Pressureequalizing tubes in infancy

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After the first few months of life and throughout early childhood, one of the most common pediatric illnesses is ear infection (otitis media). While otitis media usually resolves with or without antibiotics, many children have recurrent episodes and fluid accumulation in the middle ear. The fluid may persist without signs or symptoms of acute infection or inflammation (otitis media with effusion, OME) [22].

The peak age incidence of OME is during the first 2 years of life [22,23] and more than 90% of infants aged 2 months to 2 years will have one or more episodes of OME [24]. Prospective studies of 2 to 4-year-old children reveal that 50% or more of OMEs resolve within 3 months [25,26] and 95% resolve within 1 year [26]. However, there continues to be concern about significant hearing problems associated with OME and delay in speech and language acquisition.

Ongoing controversy exists as to the best management of these young children with recurrent otitis and OME. Surgical treatment consists of myringotomy with insertion of a small tube through the tympanic membrane. It is the most common surgical procedure among infants and young children [27]. During the first 3 years of life the overall prevalence is 21 per 1000 children in the USA [28]. The primary goal of PE tube insertion is to remove middle ear effusion, prevent fluid accumulation and thus restore hearing, reduce recurrence of infections and prevent developmental delays in speech, language and cognition. The complications and sequelae of tympanostomy tube insertion have been examined by various studies, including one meta-analysis [22,29,30]. They include ear drum perforation, altered membrane appearance or tympanosclerosis (51%), otorrhea (risk of 13%), and cholesteatoma (rare, occurring 10 to 20 years later). While these complications may be noted in children with OME who do not undergo surgery, they are seen more frequently in children who had tube insertion [29]. Most randomized clinical trials of OME provide only short-term follow-up (days to weeks).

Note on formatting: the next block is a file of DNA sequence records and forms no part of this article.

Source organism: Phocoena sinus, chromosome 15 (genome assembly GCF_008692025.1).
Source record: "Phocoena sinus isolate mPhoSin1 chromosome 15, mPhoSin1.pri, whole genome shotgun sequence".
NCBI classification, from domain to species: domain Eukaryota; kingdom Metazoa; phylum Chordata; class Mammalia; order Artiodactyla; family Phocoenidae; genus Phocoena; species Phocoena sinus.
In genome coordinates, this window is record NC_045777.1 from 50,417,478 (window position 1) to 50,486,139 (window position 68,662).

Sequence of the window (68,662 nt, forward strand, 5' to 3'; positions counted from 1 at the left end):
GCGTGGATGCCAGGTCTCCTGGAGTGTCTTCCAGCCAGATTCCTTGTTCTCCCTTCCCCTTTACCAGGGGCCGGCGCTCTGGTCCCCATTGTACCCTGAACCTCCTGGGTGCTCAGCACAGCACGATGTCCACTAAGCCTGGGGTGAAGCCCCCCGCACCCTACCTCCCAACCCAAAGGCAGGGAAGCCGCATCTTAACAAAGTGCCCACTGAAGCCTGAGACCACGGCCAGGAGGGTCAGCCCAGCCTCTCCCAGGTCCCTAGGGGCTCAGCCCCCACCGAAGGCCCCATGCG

Insertion of tubes results in significant short-term improvement in hearing. However, the long-term sequelae are not fully understood. Outcomes of various therapies are evaluated using different measurements of OME resolution (otoscopic findings and tympanometry) and hearing assessments (audiometry). Few have adequately assessed the developmental outcomes and disabilities for these young children over longer periods of follow-up. There is no consistent, reliable scientific evidence that strongly links OME with these long-term sequelae. The decision to treat a child with OME will depend on the duration and severity of the problem as well as the age of the child (which may affect the likelihood of associated developmental problems) and comorbid conditions (e.g. a craniofacial defect, such as cleft palate) [22]. Research supports the use of tympanostomy tubes to treat high-risk children who have persistent OME with recurrent bouts of acute otitis media, bilateral hearing loss (hearing loss of 20 dB or more) with developmental delay and behavior problems, and more complicated disease (e.g. OME with severe tympanic membrane retraction pockets). It remains controversial when and whether to use tympanostomy tubes in healthy young children who have OME. One large randomized clinical trial (RCT) looked at early vs. late tube placement for persistent OME in young children (mean age less than 18 months) and found that the earlier treated group had significantly fewer problems with effusion immediately after surgery, but found no differences in long-term developmental outcome [31]. These authors extended their study to 6 year-old children and still found that tympanostomy tubes did not improve developmental outcomes for school-age children [32]. Another large RCT looked at the effect of early tube insertion vs. observation alone in children (mean age, three years) with outcome assessments of hearing loss and behavior. They reported some short-term, but no long-term, benefits [33]. Because of increasing evidence suggesting that there are no long-term gains for healthy children, the Agency for Healthcare Policy and Research (now known as the Agency for Healthcare Research and Quality) recommended tympanostomy tube insertion only after months of observation [34,35].

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